The Church, health care professionals and scientific researchers should work together to improve mental health care.
Here, the bishops call for all to take part in collaborative efforts to address mental illness. They celebrate programs in California parishes aimed at helping those who suffer, as well as their families. But the bishops explain that everyone is called to contribute to these efforts. We must work to overcome the false divide between science and religion. We must bridge the gap between health care and pastoral care.
Because the human person is an inseparable unity of body and soul, the whole person must be treated in cases of mental illness.
“Good science that recognizes the life and dignity of people and the Catholic faith are never at odds. Medical science has discovered many useful treatments to help those with mental illness, and Catholics should welcome and make use of these… At the same time, we cannot neglect the role of pastoral care and spiritual direction. The sacramental life of the Church… [and] spiritual practices—while they do not entirely prevent or cure mental illness—can reduce the risk of mental health problems and can assist in recovery.”
We must meet and attend to those in need where they are.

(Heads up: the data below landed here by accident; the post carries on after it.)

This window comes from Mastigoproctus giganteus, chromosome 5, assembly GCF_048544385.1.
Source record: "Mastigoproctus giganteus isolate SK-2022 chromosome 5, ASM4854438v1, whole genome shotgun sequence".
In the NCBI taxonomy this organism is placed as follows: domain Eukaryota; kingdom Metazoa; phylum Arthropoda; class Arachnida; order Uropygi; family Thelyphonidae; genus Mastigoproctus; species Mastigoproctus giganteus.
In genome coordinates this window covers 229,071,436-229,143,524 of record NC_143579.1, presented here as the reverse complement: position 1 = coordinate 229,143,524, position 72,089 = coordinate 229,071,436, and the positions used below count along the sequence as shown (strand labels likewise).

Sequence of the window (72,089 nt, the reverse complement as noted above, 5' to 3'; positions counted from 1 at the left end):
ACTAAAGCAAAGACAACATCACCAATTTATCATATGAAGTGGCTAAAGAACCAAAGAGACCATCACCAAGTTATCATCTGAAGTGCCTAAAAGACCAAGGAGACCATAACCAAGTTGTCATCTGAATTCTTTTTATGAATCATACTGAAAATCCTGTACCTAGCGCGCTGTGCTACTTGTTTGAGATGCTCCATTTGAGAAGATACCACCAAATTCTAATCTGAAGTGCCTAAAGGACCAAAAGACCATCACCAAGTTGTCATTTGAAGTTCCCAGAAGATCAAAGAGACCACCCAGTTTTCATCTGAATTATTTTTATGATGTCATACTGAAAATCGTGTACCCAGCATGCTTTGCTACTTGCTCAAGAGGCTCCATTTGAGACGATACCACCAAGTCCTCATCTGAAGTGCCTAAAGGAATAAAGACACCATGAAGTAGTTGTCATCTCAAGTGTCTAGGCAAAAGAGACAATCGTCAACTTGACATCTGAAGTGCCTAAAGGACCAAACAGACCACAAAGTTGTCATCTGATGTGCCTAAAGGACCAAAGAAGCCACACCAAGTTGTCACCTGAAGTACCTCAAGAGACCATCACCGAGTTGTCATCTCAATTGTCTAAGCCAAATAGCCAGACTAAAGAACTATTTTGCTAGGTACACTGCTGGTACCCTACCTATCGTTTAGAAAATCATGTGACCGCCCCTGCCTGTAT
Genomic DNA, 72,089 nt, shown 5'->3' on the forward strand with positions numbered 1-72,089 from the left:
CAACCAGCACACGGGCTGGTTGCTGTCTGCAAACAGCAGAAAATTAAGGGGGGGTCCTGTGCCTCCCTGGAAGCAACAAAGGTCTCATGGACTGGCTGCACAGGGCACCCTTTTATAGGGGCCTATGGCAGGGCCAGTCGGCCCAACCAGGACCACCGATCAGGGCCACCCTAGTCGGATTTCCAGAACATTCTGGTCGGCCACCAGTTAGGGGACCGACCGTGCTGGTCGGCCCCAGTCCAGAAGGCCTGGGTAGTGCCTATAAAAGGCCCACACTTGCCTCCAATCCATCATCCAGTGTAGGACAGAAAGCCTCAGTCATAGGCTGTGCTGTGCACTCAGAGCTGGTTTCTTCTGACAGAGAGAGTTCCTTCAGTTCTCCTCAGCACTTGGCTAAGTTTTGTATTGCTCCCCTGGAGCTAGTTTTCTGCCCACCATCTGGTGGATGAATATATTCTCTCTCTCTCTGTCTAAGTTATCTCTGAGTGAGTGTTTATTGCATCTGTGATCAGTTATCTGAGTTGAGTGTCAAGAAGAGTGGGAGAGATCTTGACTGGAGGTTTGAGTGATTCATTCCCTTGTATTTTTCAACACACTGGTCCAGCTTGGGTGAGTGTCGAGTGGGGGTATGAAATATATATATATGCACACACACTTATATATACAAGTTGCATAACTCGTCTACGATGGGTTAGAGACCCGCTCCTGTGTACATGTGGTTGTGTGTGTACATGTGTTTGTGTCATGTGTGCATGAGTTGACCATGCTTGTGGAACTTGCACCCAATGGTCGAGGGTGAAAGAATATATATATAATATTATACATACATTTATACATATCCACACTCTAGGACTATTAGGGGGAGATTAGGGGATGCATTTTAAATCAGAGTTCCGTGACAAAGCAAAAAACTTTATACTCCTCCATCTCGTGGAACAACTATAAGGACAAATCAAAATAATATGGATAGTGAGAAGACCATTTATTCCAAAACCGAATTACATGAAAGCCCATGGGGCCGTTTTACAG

The bishops invite us to move “beyond our zone of comfort and familiarity.” In response to Pope Francis’ exhortation to go to the margins, we must take proactive steps to see, hear, and understand the experiences of those who suffer. The cost of mental illness, thus, is to be “borne by the entire Christian community and by all people of goodwill.”
Importantly, the bishops identify prisons as “the nation’s largest mental health care facilities,” and acknowledge high rates of illness among homeless populations. They call all Catholics, in particular clergy members, to enter into these and other places of brokenness and not hold back out of fear.
Those impacted by suicide need our compassionate response.
Finally, the bishops address the “heartbreaking tragedy of suicide, particularly among those who are young.” They affirm that mental illness can impair judgment such that anguish proves fatal. While of course the Church teaches that suicide is against God’s will, she also recognizes that psychological factors can diminish responsibility. As such, the bishops offer words of comfort to those who have lost loved ones to suicide, and invoke the mercy of Christ’s heart for the souls of the departed.
We live in a fallen world, and this is evident in our human brokenness. But because of the Incarnation, God meets us “in our suffering, our illness, and our affliction.” And we have faith that we, too, will be raised with Him. The document ends with a hopeful affirmation of our destiny:
Our Catholic faith provides us with this consolation and this firm hope, which strengthens our resolve: In eternity with God, every beautiful thing in our lives that is now unfinished will be completed, all the good that is scattered will be gathered together, everything that is lost will be found, all hopes that are now thwarted will be realized and all that is broken will finally be restored.